One Solar Rotation (May 26, 2006)
We present to you just slightly more than one solar rotation of the Sun in extreme UV light taken over the period of April 25 - May 23, 2006. In this wavelength (171 Angstroms) SOHO takes images every 6 hours with a few exceptions and gives them the false color of blue in this case, making it easy to distinguish these images from those in other wavelengths since all SOHO images record intensity in some wavelength range and all SOHO images are originally in black and white.
So you have about 4 frames per day that we ran together at 10 frames per second to create a video clip of the Sun over one full rotation. (The Sun rotates on average about once every 27 days.) The white areas represent active regions of which about 8 can be observed during this period. A clever observer may well realize that an active region in the early part of the video clip could reappear then near the end of the clip, and in fact it does. Notice the pair of active regions on the left side of the Sun on April 25. These regions stay active as the rotation carries around them around and out of sight on May 8. At least one of these regions reappears at just about the same position on May 23. And even if we do not follow each region, it does make for a colorful and visually interesting piece of video.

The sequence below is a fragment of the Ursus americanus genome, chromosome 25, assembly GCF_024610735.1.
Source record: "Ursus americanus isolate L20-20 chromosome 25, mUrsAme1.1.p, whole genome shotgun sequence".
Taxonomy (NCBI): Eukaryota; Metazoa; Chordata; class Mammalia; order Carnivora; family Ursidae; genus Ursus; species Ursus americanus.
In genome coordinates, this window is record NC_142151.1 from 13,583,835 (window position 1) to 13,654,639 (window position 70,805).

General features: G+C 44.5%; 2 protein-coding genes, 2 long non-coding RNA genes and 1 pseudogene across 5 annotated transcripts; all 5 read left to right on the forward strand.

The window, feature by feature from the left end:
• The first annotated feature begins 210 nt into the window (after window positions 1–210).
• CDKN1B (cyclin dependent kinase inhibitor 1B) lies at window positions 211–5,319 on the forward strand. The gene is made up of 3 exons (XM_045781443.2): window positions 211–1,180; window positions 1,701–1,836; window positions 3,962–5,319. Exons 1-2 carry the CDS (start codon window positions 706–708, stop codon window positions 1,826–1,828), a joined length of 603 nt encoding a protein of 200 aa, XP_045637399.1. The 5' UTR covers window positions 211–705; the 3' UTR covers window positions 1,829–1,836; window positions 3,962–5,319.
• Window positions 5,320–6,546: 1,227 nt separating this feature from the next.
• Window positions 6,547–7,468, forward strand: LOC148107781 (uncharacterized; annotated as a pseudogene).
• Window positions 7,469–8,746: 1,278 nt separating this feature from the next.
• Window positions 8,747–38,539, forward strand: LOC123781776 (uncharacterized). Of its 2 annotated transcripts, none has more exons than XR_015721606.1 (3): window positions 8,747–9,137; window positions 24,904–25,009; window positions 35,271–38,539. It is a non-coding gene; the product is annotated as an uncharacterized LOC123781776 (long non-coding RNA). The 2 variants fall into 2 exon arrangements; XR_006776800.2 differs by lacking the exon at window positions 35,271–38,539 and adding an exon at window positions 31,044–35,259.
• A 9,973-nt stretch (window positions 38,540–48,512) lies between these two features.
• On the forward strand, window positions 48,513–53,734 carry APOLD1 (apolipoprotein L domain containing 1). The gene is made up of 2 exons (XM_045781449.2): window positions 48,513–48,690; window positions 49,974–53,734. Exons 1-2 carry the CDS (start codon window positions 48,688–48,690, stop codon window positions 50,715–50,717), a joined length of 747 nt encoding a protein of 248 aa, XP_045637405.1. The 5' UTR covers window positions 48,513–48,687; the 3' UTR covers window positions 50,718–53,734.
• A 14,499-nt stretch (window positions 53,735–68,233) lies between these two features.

SOHO began its Weekly Pick some time after sending a weekly image or video clip to the American Museum of Natural History (Rose Center) in New York City. There, the SOHO Weekly Pick is displayed with some annotations on a large plasma display.
If your institution would also like to receive the same Weekly Pick from us for display (usually in Photoshop or QuickTime format), please send your inquiry to firstname.lastname@example.org.